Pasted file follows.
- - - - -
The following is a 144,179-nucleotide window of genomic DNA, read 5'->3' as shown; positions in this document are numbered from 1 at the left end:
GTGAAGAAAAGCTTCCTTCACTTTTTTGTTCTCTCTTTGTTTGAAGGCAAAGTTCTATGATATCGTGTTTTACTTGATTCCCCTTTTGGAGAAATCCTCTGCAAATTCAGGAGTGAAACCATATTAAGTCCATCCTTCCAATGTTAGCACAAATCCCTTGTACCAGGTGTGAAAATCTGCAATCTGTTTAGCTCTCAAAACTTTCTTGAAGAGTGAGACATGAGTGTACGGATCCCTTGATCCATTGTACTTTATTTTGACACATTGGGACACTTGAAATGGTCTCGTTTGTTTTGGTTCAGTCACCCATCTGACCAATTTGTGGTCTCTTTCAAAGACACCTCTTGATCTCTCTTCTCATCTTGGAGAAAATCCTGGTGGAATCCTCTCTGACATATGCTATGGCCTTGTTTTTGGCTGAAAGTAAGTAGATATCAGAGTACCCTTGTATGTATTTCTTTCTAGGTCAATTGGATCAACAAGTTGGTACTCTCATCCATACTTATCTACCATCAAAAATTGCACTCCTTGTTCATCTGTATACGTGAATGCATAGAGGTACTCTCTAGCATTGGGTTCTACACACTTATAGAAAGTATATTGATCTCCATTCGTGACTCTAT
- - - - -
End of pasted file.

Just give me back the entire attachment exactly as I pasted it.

The following is a 144,179-nucleotide window of genomic DNA, read 5'->3' as shown; positions in this document are numbered from 1 at the left end:
GTGAAGAAAAGCTTCCTTCACTTTTTTGTTCTCTCTTTGTTTGAAGGCAAAGTTCTATGATATCGTGTTTTACTTGATTCCCCTTTTGGAGAAATCCTCTGCAAATTCAGGAGTGAAACCATATTAAGTCCATCCTTCCAATGTTAGCACAAATCCCTTGTACCAGGTGTGAAAATCTGCAATCTGTTTAGCTCTCAAAACTTTCTTGAAGAGTGAGACATGAGTGTACGGATCCCTTGATCCATTGTACTTTATTTTGACACATTGGGACACTTGAAATGGTCTCGTTTGTTTTGGTTCAGTCACCCATCTGACCAATTTGTGGTCTCTTTCAAAGACACCTCTTGATCTCTCTTCTCATCTTGGAGAAAATCCTGGTGGAATCCTCTCTGACATATGCTATGGCCTTGTTTTTGGCTGAAAGTAAGTAGATATCAGAGTACCCTTGTATGTATTTCTTTCTAGGTCAATTGGATCAACAAGTTGGTACTCTCATCCATACTTATCTACCATCAAAAATTGCACTCCTTGTTCATCTGTATACGTGAATGCATAGAGGTACTCTCTAGCATTGGGTTCTACACACTTATAGAAAGTATATTGATCTCCATTCGTGACTCTAT